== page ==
‘Dishonored 2’ has flair
Sequel to the critically-acclaimed 2012 stealth adventure gem, “Dishonored 2” (Rated M) may be this year’s best game for straight-up imaginative flair. Set in a beautifully detailed world of steampunk intrigue, the “Dishonored” series has more original ideas per digital square-foot than any other franchise out there.
Players return to the crowded city of Dunwall, a grimy Victorian metropolis in some parallel-universe where magic is real and technology has spun off in strange new directions. This time around, players can choose to play as Corvo Attano, protagonist from the first game, or his daughter Emily, who has inherited dad’s proficiency with supernatural stealth. Each character has a unique set of abilities and the story line shifts dynamically with every choice you make.
The bulk of the new story takes place in the coastal city of Karnaca, a Mediterranean riff on the game’s alt-history themes. Once again, “Dishonored” gives the player plenty of choices in terms of both mechanics and morality. You can play through the entire story without killing anyone or anything, relying on sneakiness, dialogue and strategic thinking. Or you can go full frontal assault, employing a wide range of weapons both mechanical and magical.
“Dishonored 2” ratchets up the fun in all directions, introducing new clockwork monstrosities and a never-ending procession of lethal traps, puzzles, obstacles and environments. Like the first game, the story moves through a linear sequence of levels, but each is designed to encourage exploration and experimentation.
Few other series blend story and gameplay this skillfully and “Dishonored 2” is the kind of game that can eat up those late-night hours. Plan accordingly.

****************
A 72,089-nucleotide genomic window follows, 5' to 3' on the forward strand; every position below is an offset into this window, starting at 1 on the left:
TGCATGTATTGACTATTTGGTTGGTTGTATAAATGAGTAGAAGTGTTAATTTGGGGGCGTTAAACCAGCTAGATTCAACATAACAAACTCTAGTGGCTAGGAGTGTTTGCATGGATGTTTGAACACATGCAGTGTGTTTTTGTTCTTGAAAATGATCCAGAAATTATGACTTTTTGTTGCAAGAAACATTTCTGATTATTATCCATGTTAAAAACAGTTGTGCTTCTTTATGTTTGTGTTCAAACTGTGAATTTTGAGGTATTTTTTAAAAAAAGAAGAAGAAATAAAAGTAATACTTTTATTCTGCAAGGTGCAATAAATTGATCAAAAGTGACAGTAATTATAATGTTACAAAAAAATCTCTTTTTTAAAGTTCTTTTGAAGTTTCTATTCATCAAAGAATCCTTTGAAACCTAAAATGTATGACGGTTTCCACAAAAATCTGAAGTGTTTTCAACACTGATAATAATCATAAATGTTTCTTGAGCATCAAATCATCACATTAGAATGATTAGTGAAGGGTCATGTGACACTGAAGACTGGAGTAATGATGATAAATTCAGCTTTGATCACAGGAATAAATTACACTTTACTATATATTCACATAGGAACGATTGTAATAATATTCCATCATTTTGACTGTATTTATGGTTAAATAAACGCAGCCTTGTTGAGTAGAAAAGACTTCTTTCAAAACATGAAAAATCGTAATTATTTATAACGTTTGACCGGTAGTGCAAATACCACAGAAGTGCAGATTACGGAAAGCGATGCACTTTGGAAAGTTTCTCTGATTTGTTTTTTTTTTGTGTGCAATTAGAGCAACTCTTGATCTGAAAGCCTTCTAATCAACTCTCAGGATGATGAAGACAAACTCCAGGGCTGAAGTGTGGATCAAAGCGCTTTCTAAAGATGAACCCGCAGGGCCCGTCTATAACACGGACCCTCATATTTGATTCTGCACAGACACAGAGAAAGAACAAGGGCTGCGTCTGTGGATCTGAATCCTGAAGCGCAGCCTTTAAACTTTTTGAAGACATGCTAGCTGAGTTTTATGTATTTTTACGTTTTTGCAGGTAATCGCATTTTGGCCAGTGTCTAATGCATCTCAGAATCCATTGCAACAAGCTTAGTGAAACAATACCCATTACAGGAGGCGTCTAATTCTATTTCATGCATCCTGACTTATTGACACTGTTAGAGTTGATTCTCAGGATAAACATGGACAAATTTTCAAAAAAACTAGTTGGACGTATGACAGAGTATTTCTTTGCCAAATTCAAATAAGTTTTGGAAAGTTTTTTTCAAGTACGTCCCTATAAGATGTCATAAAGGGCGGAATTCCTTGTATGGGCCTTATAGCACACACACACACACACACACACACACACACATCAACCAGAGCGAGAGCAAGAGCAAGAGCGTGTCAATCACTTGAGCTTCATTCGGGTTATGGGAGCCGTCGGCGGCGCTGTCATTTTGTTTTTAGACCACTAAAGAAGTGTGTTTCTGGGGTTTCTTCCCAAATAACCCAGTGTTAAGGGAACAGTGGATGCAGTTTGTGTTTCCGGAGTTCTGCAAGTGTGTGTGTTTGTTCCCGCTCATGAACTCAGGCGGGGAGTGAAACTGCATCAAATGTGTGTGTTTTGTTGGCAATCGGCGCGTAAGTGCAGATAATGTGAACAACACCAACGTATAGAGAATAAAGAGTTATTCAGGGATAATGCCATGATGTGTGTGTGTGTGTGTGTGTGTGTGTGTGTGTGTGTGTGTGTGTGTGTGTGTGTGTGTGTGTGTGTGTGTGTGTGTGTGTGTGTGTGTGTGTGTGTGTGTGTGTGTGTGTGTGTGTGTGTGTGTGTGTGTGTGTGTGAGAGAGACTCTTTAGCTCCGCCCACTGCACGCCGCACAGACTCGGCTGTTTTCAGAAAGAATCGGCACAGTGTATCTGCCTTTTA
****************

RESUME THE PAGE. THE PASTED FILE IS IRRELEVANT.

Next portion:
A couple of odds and ends for the year: A few months back, developer Codemasters dropped “F1 2016” (Rated E), the latest iteration of the long-running Formula One racing simulator. This is a game that requires dedication, and for those very serious about their racing sims, general consensus is that it’s the best F1 title yet.
For casual gamers, the game is worth dipping into just to experience the state-of-the-art verisimilitude of high-end sim design. The physics engine on this thing is incredible, and by incredible I mean utterly unforgiving. Acceleration, braking and turning generate a sense of real inertia that you can feel in your stomach – a testament to how thoroughly the graphics (and sound) are tricking your brain.
The system also runs realistic background algorithms on fuel consumption, tire wear and track conditions. Push too hard early and you’ll be dealing with an empty tank or blown tires on those last laps. “F1 2016” is a nice game to keep on hand for dipping into now and again, when you feel the need for speed.
‘Really Bad Chess’
On the mobile tip, one of the year’s best and weirdest smartphone games is the aptly named “Really Bad Chess” (Rated 4+), which treats mankind’s most venerated strategy board game with total disrespect. It’s a lot of fun. The twist is simple enough: The game uses all the same rules as standard chess, but randomizes your starting pieces each time you play. You might get six bishops and three knights in one game, nine rooks and two pawns the next.
The elegant balance of chess is, of course, utterly destroyed – but that’s the point. By introducing elements of luck and improvisation, the game becomes much faster and more aggressive. It’s a lark for serious chess players and a not-half-bad intro for beginning players just looking to learn about chess’ pieces and rules.